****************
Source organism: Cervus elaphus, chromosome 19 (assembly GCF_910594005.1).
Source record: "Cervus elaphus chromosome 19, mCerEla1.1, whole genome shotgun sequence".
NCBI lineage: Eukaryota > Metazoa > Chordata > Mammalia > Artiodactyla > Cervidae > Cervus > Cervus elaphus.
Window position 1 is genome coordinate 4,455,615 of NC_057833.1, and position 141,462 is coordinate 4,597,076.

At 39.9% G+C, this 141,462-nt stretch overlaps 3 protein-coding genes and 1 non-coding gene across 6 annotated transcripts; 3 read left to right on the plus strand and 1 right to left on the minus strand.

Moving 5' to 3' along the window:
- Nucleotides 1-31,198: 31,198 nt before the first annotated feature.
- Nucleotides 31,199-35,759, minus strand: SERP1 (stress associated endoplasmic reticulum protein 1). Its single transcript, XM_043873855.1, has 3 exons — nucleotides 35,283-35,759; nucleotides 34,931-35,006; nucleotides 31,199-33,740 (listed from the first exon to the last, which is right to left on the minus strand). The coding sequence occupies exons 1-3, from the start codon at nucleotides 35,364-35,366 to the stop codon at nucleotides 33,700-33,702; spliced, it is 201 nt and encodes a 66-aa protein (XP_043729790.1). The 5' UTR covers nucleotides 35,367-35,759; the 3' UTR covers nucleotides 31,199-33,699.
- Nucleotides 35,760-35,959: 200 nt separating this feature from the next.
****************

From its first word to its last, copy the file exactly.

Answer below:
Source organism: Cervus elaphus, chromosome 19 (assembly GCF_910594005.1).
Source record: "Cervus elaphus chromosome 19, mCerEla1.1, whole genome shotgun sequence".
NCBI lineage: Eukaryota > Metazoa > Chordata > Mammalia > Artiodactyla > Cervidae > Cervus > Cervus elaphus.
Window position 1 is genome coordinate 4,455,615 of NC_057833.1, and position 141,462 is coordinate 4,597,076.

At 39.9% G+C, this 141,462-nt stretch overlaps 3 protein-coding genes and 1 non-coding gene across 6 annotated transcripts; 3 read left to right on the plus strand and 1 right to left on the minus strand.

Moving 5' to 3' along the window:
- Nucleotides 1-31,198: 31,198 nt before the first annotated feature.
- Nucleotides 31,199-35,759, minus strand: SERP1 (stress associated endoplasmic reticulum protein 1). Its single transcript, XM_043873855.1, has 3 exons — nucleotides 35,283-35,759; nucleotides 34,931-35,006; nucleotides 31,199-33,740 (listed from the first exon to the last, which is right to left on the minus strand). The coding sequence occupies exons 1-3, from the start codon at nucleotides 35,364-35,366 to the stop codon at nucleotides 33,700-33,702; spliced, it is 201 nt and encodes a 66-aa protein (XP_043729790.1). The 5' UTR covers nucleotides 35,367-35,759; the 3' UTR covers nucleotides 31,199-33,699.
- Nucleotides 35,760-35,959: 200 nt separating this feature from the next.